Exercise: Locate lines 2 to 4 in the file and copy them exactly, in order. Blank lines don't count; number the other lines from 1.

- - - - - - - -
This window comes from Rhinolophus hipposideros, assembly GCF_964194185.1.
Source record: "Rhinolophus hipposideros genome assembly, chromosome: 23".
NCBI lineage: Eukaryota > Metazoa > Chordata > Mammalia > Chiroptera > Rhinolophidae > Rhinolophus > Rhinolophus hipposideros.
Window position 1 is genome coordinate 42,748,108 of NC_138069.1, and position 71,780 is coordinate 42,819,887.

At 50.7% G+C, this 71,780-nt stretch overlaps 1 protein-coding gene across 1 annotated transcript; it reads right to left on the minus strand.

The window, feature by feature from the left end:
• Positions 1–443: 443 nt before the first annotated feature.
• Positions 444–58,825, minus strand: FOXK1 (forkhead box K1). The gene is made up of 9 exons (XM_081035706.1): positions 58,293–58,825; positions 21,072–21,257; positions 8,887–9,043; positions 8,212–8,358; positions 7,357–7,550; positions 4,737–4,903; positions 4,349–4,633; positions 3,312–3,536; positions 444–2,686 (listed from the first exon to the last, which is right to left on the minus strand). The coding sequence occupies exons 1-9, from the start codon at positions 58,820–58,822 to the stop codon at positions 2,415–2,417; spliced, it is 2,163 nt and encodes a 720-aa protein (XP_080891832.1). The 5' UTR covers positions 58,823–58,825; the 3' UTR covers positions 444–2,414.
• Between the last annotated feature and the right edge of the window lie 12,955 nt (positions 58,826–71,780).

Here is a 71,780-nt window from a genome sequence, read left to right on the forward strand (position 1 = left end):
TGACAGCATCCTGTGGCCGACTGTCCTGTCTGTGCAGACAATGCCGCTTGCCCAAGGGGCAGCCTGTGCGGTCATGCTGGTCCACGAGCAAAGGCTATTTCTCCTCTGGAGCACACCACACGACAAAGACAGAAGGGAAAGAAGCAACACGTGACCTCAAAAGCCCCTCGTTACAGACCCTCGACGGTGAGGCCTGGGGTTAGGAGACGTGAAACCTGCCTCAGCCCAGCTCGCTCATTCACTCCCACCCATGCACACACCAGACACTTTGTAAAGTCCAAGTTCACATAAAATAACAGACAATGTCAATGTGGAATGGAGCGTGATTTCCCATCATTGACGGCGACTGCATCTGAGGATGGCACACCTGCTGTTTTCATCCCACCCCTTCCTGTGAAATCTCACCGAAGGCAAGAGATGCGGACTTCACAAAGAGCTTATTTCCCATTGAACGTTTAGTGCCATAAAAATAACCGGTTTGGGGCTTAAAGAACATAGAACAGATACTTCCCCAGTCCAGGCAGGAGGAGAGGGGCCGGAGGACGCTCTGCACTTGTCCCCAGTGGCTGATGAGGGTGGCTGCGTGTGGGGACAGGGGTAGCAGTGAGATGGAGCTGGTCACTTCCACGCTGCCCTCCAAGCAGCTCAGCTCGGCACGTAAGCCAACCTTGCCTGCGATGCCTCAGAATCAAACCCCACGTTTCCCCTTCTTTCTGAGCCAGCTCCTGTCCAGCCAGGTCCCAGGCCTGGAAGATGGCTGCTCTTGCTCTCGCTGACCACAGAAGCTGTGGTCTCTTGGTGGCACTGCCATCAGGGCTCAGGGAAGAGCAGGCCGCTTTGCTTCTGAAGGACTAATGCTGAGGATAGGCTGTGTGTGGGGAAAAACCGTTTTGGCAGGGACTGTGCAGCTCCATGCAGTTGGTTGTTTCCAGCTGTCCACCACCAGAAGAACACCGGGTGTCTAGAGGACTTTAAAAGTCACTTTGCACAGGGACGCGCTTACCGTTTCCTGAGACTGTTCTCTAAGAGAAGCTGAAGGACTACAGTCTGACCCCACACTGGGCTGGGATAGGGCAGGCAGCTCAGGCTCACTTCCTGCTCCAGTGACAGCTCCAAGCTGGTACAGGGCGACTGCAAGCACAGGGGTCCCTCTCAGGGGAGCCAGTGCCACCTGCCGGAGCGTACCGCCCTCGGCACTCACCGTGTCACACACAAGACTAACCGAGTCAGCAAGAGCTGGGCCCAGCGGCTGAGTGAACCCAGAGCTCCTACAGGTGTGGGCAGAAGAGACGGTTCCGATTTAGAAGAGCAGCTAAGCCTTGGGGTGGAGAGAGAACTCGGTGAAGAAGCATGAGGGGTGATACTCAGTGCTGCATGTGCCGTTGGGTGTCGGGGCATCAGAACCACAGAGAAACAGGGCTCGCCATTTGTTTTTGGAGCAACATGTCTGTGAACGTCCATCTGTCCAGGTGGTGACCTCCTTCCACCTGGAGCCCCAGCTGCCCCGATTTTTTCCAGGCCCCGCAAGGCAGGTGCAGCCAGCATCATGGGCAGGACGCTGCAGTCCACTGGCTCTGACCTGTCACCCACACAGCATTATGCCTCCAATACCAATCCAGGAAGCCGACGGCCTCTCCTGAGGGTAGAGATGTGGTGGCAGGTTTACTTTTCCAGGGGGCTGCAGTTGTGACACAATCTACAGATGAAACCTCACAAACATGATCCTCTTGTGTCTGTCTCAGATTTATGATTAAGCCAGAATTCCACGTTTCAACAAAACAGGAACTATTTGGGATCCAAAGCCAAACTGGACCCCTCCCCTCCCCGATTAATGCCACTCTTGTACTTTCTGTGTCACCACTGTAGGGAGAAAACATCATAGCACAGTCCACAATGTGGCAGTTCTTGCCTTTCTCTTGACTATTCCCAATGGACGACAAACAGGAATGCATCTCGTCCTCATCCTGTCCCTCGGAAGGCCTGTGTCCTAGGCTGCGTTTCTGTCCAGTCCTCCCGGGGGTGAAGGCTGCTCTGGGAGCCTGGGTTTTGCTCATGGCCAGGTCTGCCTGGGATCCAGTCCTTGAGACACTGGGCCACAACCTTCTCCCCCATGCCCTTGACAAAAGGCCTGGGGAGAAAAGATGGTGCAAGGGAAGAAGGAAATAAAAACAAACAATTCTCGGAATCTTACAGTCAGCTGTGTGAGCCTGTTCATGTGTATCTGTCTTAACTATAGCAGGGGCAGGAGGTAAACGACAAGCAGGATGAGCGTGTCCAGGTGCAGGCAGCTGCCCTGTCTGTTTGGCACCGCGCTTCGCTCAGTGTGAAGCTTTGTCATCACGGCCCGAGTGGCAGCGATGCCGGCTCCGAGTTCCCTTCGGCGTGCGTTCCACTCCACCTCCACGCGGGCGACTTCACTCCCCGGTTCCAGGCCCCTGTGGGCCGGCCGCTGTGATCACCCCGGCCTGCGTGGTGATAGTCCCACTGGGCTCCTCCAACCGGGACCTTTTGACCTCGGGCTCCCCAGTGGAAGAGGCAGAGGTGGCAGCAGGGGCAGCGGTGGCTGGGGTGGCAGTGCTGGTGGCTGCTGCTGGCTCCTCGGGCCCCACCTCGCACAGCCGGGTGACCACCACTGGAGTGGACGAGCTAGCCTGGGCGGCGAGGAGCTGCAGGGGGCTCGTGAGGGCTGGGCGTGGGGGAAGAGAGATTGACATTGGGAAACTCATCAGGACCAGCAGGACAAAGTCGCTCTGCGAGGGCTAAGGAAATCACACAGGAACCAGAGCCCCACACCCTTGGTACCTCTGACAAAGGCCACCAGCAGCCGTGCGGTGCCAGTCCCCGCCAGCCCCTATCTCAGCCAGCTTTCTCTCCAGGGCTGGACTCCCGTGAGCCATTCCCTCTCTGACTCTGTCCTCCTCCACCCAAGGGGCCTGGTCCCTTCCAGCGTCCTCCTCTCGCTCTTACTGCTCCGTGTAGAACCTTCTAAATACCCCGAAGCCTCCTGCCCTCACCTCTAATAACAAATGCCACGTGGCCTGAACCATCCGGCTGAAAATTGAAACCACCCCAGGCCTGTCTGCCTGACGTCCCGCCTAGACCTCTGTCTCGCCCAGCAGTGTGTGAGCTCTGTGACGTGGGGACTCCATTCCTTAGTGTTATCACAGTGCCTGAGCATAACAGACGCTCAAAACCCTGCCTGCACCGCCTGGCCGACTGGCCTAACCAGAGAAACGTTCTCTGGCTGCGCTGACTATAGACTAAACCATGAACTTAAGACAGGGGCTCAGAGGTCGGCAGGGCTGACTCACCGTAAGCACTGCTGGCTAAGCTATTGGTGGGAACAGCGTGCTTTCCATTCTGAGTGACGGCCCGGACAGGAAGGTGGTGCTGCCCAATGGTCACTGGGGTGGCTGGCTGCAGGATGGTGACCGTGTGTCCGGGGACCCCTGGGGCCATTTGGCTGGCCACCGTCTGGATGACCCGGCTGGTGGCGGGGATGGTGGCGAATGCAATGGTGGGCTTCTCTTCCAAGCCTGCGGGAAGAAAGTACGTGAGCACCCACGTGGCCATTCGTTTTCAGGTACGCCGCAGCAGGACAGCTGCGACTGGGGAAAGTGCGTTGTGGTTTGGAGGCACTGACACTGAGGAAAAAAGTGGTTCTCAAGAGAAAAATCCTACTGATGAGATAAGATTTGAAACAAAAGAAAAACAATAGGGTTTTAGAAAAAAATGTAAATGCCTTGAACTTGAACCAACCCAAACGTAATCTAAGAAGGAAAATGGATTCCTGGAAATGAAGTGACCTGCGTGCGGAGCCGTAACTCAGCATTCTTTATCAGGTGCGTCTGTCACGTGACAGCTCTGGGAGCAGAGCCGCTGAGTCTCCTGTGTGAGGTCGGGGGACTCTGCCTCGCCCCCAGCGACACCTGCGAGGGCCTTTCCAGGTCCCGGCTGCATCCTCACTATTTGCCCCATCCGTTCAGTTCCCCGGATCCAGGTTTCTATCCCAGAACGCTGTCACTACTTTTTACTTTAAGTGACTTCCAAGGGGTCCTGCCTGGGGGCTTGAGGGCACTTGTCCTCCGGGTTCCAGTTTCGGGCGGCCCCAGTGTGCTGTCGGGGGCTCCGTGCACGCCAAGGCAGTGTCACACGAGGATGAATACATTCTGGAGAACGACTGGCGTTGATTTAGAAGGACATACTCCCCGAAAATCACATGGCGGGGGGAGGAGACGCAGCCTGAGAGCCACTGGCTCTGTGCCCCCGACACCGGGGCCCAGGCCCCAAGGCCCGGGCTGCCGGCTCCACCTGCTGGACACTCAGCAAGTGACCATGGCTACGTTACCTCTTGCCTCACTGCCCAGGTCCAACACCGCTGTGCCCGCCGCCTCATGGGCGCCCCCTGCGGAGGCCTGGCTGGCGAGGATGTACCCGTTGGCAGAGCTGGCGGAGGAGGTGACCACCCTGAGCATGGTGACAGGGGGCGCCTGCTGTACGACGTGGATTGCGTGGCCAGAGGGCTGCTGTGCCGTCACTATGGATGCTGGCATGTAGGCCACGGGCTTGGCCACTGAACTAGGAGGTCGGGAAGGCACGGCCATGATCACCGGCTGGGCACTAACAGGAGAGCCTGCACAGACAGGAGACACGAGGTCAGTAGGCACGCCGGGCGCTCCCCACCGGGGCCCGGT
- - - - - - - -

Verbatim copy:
Source record: "Rhinolophus hipposideros genome assembly, chromosome: 23".
NCBI lineage: Eukaryota > Metazoa > Chordata > Mammalia > Chiroptera > Rhinolophidae > Rhinolophus > Rhinolophus hipposideros.
Window position 1 is genome coordinate 42,748,108 of NC_138069.1, and position 71,780 is coordinate 42,819,887.